Public Policy Dynamics Germany
Health and Politics in Germany
|Total COVID-19 cases:||2,000,958|
|14-day total COVID-19 cases per 100,000:||292.2|
|Total COVID-19 deaths:||44,994|
- Between 15 and 17 January 2021, 1,001 delegates of the Christian Democratic Union (CDU) will elect the next party leader who might be the party’s candidate as chancellor in the Federal elections in September this year. Besides the federal elections on 26 September, there are six state elections planned. This further highlights the importance on the outcome of the party leader elections, as this will demonstrate the Conservatives’ content-wise directions for years to come.
- Statutorily insured parents can apply for 20 instead of 10 days of children's sickness benefit per child in 2021, and a maximum of 45 days in total if there are several children. The entitlement also exists if a child has to be cared for at home because schools or nurseries are closed, compulsory attendance at school has been lifted or access to the nurseries care services has been restricted.
- The vaccination campaign against COVID-19 in Germany started on 27 December. Several hundred thousand people have received a vaccination dose so far. The Robert Koch Institute (RKI) reports regularly on progress. Currently around 842,455 have been vaccinated.
- Between 15 and 17 January 2021, 1,001 delegates of the Christian Democratic Union (CDU) are electing the next party leader who might be the party’s candidate as chancellor in the Federal elections in September this year. There are speculations that apart from the three candidates (Armin Laschet, Friedrich Merz and Norbert Röttgen) the Minister of Bavaria, Markus Söder (Christian Social Union, CSU) and the Minister of Health, Jens Spahn (CDU) also have aspirations to fill Angela Merkel’s position in case the CDU-CSU wins the Federal elections.
- As polls show that Söder is the preferred chancellor candidate among CDU/CSU sympathisers and in the general population alike, the decision on the candidate for the federal elections will most likely not be determined until after the election for party leader.
- Besides the federal elections on 26 September, there are six state elections planned in Baden-Württemberg, Berlin, Mecklenburg-Vorpommern, Rhineland-Palatinate, Saxony-Anhalt and Thuringia, which further highlights the importance of the outcome of the party leader elections, as this will demonstrate the Conservatives’ policy directions for years to come.
- Federal Minister of Health Jens Spahn has made a government statement on the COVID-19 situation and the start of vaccinations in Germany and Europe by affirming that “step by step we are getting to the point where we no longer let the pandemic control our lives but learn to control the pandemic”.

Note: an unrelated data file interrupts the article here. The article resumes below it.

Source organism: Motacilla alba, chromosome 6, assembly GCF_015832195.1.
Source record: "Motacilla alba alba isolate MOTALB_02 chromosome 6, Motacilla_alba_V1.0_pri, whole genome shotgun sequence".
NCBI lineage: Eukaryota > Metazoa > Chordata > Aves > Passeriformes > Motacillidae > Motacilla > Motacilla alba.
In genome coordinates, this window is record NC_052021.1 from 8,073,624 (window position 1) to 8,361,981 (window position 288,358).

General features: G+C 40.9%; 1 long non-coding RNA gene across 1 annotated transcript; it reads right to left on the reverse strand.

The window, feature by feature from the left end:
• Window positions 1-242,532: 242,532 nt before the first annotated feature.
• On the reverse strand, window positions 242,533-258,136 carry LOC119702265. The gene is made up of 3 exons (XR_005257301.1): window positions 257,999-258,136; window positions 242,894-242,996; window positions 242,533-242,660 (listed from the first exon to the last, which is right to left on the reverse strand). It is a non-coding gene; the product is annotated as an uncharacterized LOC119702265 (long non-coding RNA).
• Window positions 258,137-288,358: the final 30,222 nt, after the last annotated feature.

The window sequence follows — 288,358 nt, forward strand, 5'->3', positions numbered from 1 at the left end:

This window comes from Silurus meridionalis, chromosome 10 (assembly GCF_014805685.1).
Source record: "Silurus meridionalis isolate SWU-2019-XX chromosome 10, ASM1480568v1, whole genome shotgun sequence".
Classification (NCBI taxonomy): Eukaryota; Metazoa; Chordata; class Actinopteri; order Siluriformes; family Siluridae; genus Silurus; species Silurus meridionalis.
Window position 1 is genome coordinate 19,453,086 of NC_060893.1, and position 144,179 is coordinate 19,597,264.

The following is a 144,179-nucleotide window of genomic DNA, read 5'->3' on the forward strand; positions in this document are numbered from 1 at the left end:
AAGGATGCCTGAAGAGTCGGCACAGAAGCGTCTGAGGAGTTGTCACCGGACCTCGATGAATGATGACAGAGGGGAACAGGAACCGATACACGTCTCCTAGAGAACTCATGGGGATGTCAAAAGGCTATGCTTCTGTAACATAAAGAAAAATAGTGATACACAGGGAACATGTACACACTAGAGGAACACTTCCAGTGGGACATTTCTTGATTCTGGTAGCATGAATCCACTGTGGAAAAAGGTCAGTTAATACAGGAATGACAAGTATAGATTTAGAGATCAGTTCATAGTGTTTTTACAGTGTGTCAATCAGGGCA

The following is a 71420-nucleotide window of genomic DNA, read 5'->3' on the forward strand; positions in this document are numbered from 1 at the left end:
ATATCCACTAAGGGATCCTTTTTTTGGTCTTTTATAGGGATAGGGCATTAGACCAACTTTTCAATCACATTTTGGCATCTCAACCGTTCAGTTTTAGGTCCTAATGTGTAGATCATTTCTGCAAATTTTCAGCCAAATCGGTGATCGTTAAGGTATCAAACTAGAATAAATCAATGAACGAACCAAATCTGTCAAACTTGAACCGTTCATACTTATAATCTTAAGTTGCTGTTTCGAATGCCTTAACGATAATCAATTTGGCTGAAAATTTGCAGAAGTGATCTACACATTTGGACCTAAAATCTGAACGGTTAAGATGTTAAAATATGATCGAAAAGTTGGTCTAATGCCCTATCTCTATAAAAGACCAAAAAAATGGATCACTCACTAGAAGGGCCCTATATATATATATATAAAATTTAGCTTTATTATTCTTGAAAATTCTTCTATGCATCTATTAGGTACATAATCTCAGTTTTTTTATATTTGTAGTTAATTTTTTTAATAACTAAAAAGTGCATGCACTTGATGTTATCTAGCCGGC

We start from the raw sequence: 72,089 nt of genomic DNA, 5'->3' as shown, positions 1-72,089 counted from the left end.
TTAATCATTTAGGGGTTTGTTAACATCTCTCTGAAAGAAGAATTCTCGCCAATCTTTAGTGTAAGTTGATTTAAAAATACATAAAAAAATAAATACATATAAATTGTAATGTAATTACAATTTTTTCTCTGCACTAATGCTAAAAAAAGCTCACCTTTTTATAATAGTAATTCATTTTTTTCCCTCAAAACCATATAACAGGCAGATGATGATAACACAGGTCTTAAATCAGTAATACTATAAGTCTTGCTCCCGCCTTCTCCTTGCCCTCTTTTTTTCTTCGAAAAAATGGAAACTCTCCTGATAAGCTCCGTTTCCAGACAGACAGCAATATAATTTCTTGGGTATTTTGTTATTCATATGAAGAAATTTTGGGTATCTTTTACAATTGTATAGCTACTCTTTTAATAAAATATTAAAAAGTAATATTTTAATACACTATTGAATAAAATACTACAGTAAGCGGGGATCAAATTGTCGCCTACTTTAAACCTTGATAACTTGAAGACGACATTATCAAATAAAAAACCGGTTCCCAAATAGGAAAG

- Around 842,455 people have been vaccinated in Germany as of today (15 January). The Government seeks to raise the population’s willingness to get vaccinated via an information campaign titled "Deutschland krempelt die Ärmel hoch" (Germany rolls up its sleeves). In the first phase of the vaccinations, the focus is on those who need to be protected most urgently. Accordingly, it is first the turn of people over 80 years of age, people in retirement and nursing homes, their caregivers as well as medical staff.
- So far, only a five-digit number of vaccine doses are administered daily in Germany. There are several reasons for this, such as initial delivery problems. Further, not all vaccination centres have started to operate fully yet. Lastly, among the first vaccination beneficiaries are many elderly people who cannot be vaccinated in a vaccination centres but need to await a visit by a mobile vaccination team to vaccinate them in their homes.
- In 2021, parents with statutory health insurance can claim 20 days of child sickness benefit per child and per parent instead of 10, and a maximum of 45 days in total if there are several children.
- The entitlement also exists if a child has to be cared for at home because schools or nurseries are closed, compulsory attendance at school has been lifted or access to the nurseries care services has been restricted. Parents can also apply for child sickness benefit if they can work in a home office. For single parents, the entitlement increases by 20 to 40 days per child and parent, up to a maximum of 90 days if there are several children. This new regulation applies retroactively from 5 January.
- The additional benefits are billed through the health insurance funds. To compensate for these expenses, the Federal Government will make an additional federal subsidy of €300 million to the liquidity reserve of the health fund as of 1 April 2021. How high the costs actually turn out to be depends on how many parents apply for children's sickness benefits. The compensation of expenses exceeding this amount will therefore take place via a peak settlement on 1 July 2022.